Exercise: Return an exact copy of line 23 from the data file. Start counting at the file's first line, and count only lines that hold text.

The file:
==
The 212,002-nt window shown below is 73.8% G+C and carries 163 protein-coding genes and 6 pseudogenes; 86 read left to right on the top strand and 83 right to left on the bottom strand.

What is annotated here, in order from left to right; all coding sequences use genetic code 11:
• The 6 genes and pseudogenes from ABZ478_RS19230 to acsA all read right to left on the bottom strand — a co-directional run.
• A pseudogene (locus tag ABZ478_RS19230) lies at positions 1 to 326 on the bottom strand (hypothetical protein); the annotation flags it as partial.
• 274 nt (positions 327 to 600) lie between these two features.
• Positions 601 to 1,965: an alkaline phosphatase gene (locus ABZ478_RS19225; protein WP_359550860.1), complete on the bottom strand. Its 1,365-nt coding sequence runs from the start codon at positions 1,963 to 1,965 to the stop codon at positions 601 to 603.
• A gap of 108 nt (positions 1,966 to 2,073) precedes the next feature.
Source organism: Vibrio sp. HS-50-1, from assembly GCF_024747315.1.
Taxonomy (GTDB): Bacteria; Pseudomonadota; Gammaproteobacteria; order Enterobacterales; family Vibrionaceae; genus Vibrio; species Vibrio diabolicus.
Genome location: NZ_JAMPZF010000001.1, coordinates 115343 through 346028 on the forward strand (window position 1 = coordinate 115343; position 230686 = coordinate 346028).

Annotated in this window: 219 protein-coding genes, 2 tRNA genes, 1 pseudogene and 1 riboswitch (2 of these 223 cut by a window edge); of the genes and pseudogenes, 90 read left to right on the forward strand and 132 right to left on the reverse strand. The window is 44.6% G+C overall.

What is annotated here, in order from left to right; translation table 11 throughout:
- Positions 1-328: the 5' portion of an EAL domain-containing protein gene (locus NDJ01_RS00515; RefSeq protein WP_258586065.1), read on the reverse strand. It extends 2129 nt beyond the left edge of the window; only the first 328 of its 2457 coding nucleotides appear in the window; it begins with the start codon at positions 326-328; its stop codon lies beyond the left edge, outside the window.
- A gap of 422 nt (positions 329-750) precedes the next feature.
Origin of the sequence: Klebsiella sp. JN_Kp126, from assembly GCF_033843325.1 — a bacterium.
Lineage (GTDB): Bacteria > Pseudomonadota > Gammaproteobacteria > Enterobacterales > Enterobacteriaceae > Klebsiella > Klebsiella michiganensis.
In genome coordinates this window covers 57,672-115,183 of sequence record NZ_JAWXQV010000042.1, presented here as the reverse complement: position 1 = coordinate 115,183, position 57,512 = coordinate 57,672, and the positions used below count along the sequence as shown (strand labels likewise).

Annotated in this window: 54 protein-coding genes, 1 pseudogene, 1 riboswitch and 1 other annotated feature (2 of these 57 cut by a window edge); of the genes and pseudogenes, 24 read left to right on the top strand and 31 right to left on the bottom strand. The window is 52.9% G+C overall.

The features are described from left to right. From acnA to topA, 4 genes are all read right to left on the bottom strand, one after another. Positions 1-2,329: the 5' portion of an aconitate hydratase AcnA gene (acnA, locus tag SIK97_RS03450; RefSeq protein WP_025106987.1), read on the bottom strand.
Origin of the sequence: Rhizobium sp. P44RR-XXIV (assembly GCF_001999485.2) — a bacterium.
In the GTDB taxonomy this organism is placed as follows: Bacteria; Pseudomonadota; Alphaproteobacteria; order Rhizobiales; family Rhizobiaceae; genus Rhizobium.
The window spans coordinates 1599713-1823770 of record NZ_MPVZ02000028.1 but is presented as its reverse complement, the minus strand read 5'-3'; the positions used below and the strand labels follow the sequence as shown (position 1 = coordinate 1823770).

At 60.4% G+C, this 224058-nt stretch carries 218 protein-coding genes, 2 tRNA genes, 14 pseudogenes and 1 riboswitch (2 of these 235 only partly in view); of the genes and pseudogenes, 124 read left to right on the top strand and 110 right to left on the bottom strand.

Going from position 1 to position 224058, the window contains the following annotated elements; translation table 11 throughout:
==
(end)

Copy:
At 60.4% G+C, this 224058-nt stretch carries 218 protein-coding genes, 2 tRNA genes, 14 pseudogenes and 1 riboswitch (2 of these 235 only partly in view); of the genes and pseudogenes, 124 read left to right on the top strand and 110 right to left on the bottom strand.